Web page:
women file for divorce more than men

Women Initiate Divorces More than Men Study Says

An oft-used joke among comedians goes something like this: “Do you know why more women file for divorce than men? Because women know murder is illegal.” While not all that funny, in fact women do initiate divorces more often than men, for a variety of reasons. Sociologist William Goode discovered in 1956 that among couples in the city of Detroit, (who had gone through a divorce in the 1940’s), the wife initiated nearly 67 percent of those divorces. Since that time, despite changes in attitudes toward marriage, many changes in gender relations, and advancements in women’s rights, this conclusion has been repeated time after time after time.

 

Women are More Likely to Initiate a Divorce, but Both Genders Initiate Dating Breakups

 

Similar patterns of women-initiated divorces exist in Australia and Europe as well, although men are playing catch-up in the U.K. In 2009, sociologist Michael Rosenfeld added to the analysis of which sex is more likely to initiate a divorce. Rosenfeld added dating couples into his equations, following up with married and dating couples every year until 2015. Over the course of the study, 371 of the couples (out of 2,538), either broke up or got divorced. When talking divorce, sure enough, the women in the study initiated the divorce 69 percent of the time. Among those couples who were dating, then broke up during the study, it was almost equally split as far as whether the man or the woman initiated the breakup.

 

Are Men More Complacent in Their Married Life than Women?

 

married menAccording to Rosenfeld, the reason more women ask for divorces than men is that men are more likely than women to be “content” when they get married, as well as the fact that “there is a certain degree of male privilege and expectation that comes with marriage.” Rosenfeld notes that even in today’s society, a man may, at least secretly, imagine the bulk of the housework will be done by his wife and that she will be the primary caregiver for the children. In other words, men may have a good thing going, and they aren’t in a hurry to give it up. Since women actually do tend to do more shopping, cooking, cleaning and child care than men do, the lifestyle change experienced by those men will likely be much greater than the woman’s. This makes them complacent in their married life, and unlikely to leave, unless forced to.

 

Women Less Likely to Settle, More Sensitive to Problems in the Relationship

 

Other researchers believe that women are simply more vulnerable to problems in the relationship, since married women typically report less marital satisfaction than their husbands (20 percent of women said they had thought of leaving their partner within the last year while only 13 percent of married men said they had thought of leaving their partner within the last year). And even though women are fully aware they may take the greater financial hit when their marriage crumbles, they are willing to do so in order to get out of a marriage which they consider unfulfilling.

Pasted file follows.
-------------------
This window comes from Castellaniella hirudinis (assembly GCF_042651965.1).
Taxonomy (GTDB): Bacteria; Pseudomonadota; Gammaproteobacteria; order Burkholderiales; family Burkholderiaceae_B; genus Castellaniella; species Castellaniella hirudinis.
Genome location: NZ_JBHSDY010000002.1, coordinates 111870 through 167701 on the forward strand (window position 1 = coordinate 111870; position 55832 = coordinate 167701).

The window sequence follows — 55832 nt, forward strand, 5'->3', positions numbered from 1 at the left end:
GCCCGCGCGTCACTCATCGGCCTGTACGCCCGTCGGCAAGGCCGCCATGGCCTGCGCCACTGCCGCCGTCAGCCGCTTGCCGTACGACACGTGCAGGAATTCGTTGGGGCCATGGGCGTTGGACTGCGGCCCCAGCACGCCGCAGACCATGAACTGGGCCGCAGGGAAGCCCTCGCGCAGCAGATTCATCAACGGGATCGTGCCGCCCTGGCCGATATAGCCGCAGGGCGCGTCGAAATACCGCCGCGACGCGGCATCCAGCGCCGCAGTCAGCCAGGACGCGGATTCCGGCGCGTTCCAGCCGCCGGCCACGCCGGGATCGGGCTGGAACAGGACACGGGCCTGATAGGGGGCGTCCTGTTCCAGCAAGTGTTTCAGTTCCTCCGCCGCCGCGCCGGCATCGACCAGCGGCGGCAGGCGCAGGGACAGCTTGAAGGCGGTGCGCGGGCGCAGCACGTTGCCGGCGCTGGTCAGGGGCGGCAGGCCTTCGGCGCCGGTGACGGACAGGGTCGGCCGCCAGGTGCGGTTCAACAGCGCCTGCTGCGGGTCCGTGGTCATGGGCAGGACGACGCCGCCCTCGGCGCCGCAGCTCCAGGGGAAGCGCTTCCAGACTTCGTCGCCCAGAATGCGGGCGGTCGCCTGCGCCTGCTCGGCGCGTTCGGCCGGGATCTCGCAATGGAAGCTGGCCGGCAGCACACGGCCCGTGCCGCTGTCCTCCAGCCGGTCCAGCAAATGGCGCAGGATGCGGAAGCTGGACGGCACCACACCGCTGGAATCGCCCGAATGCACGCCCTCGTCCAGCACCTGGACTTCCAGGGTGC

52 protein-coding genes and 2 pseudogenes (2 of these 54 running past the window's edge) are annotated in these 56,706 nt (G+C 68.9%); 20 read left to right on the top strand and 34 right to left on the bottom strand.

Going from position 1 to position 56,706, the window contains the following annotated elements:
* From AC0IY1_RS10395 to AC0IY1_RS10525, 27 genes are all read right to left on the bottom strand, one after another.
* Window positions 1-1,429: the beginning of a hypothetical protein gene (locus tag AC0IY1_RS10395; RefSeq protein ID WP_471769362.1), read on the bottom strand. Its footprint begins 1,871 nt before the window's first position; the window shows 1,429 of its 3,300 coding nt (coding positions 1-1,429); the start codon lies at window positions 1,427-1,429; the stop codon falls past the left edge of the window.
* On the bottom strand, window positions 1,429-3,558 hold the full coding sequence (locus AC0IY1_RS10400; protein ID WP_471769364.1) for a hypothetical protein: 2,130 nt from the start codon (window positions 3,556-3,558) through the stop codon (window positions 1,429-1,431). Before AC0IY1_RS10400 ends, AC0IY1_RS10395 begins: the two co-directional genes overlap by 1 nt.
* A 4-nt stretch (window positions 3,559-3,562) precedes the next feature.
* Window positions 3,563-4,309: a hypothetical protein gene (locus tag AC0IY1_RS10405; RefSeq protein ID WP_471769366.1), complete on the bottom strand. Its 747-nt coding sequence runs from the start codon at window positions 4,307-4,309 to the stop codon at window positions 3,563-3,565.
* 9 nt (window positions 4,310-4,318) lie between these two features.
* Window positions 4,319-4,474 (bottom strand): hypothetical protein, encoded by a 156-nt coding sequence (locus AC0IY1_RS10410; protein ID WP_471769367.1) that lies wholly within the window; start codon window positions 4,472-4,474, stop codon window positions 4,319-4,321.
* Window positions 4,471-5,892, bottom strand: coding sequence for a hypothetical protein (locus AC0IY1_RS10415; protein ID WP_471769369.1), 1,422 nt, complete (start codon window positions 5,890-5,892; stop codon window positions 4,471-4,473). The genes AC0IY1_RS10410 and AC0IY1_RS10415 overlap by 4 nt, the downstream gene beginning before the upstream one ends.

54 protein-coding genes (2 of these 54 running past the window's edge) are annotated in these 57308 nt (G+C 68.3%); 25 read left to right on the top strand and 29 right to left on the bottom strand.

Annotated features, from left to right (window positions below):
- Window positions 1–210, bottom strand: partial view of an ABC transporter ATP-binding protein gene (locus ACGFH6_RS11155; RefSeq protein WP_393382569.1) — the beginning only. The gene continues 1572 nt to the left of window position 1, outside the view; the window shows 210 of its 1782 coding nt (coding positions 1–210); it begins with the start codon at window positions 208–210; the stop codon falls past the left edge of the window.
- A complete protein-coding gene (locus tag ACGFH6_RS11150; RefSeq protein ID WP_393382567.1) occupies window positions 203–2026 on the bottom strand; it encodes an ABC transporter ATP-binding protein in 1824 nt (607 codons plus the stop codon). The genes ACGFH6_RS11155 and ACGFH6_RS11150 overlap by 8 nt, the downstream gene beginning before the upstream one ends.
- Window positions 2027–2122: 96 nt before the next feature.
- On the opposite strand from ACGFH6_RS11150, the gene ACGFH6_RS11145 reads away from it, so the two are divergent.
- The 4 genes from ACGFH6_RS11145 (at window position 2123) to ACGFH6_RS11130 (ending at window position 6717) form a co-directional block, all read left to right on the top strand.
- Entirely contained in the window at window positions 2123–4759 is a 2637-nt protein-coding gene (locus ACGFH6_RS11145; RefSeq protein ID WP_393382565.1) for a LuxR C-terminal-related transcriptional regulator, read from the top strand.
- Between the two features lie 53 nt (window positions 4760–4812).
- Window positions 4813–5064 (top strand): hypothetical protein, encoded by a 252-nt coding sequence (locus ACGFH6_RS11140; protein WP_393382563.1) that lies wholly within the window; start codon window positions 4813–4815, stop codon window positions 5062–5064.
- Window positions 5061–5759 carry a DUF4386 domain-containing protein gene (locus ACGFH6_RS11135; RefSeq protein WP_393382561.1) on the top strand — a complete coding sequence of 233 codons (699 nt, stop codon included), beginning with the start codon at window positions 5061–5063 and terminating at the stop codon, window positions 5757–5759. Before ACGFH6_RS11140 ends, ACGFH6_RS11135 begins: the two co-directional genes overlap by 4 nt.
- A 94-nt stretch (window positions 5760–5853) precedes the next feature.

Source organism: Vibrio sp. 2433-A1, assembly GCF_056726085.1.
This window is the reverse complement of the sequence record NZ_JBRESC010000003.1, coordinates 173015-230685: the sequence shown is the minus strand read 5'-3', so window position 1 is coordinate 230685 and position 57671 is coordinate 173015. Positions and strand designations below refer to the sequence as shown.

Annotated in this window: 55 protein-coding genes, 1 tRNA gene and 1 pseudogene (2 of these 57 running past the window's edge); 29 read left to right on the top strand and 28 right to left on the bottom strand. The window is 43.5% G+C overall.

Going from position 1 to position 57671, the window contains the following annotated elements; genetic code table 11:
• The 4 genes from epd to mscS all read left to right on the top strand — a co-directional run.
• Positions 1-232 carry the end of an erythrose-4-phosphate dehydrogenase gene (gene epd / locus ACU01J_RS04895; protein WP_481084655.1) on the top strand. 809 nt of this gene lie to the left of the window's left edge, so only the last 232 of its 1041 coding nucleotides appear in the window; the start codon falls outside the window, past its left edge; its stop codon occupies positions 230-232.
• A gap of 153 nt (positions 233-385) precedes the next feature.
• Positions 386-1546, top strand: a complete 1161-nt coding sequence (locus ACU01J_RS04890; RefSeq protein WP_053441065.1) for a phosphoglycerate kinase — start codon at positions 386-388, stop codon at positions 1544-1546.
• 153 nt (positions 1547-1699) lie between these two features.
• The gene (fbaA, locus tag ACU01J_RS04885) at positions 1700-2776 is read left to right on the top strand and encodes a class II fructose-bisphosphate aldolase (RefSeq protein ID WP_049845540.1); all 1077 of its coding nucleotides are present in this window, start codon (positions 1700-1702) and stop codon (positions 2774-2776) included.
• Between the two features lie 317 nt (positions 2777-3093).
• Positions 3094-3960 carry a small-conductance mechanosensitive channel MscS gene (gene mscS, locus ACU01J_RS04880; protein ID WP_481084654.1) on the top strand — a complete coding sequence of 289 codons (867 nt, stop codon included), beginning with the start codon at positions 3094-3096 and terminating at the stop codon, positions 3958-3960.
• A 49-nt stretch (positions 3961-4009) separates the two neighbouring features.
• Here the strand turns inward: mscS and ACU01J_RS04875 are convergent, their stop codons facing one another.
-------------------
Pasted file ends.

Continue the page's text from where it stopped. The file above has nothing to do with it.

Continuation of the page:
A Culture Which Romantically Idealizes Marriage Leaves Women Unfulfilled

 

romance and marriageAlthough cheating husbands may certainly be a factor among women who choose to divorce, one author believes the primary reason women are more likely to initiate divorce has less to do with cheating and more to do with an unwillingness to settle. Popular culture encourages young women to romantically idealize marriage. When college students were asked whether they had ever fantasized in detail about their wedding day, 80 percent of the female students said yes, while only about 10 percent of the male students admitted to wedding day fantasies. So, while a young woman sees marriage as romantic fulfillment, a young man may see it more as the end of his freedom.

 

Men’s Expectations Fulfilled, While Women’s Are Not

 

When a woman fails to find that everlasting fulfillment she is looking for, she may decide to end the marriage, however men actually received more of what they expected—they “settled down.” And, while a woman is more likely to express her dissatisfaction about the marriage—and her husband could certainly feel troubled about that dissatisfaction—the husband is more likely to be “ok” with the way things are. In short, a man isn’t expecting constant sunshine, roses and romance, he is only expecting to settle down and have less personal freedom. So, the man actually get what he expected. A woman, on the other hand may expect the spine-tingling romance to continue, not only for a few months after the wedding, but forever. She probably did not get what she expected.

 

Factors Associated With Divorce

 

And yes, spousal infidelity is an issue for the end of many marriages. In fact, cheating is the most-cited reason for divorce. Among both genders, the following are the reasons couples divorce:

 

  • Infidelity;
  • Spouse unresponsive to the other’s needs;
  • One spouse grew tired of making the marriage work;
  • One spouse thought the other was immature;
  • One spouse felt he or she was being emotionally abused;
  • Spouses had different financial priorities or spending habits, and
  • Alcohol and drug abuse by one spouse.
  • One spouse wanted to pursue a different life;
  • One spouse found out unknown revelations from the other’s past;
  • One or both spouses felt they married too young;
  • One spouse physically abused the other;
  • One spouse’s career came before family;
  • There were insurmountable cultural or religious differences between the spouses;
  • One or both spouses had problems with the other’s family, or
  • One spouse was addicted to pornography.

 

Other Reasons Women Initiate Divorce

 

reasons for divorceWhen you consider that women are better educated, and more career-oriented than ever before, perhaps it is not so surprising that they feel more empowered to leave marriages which make them miserable. Many women are more financially independent and secure in their ability to support themselves and their children. It is also worthwhile to note that there is much less stigma attached to divorce than there was in the past, plus the “no-fault” divorce has changed the way divorce is handled from a legal standpoint.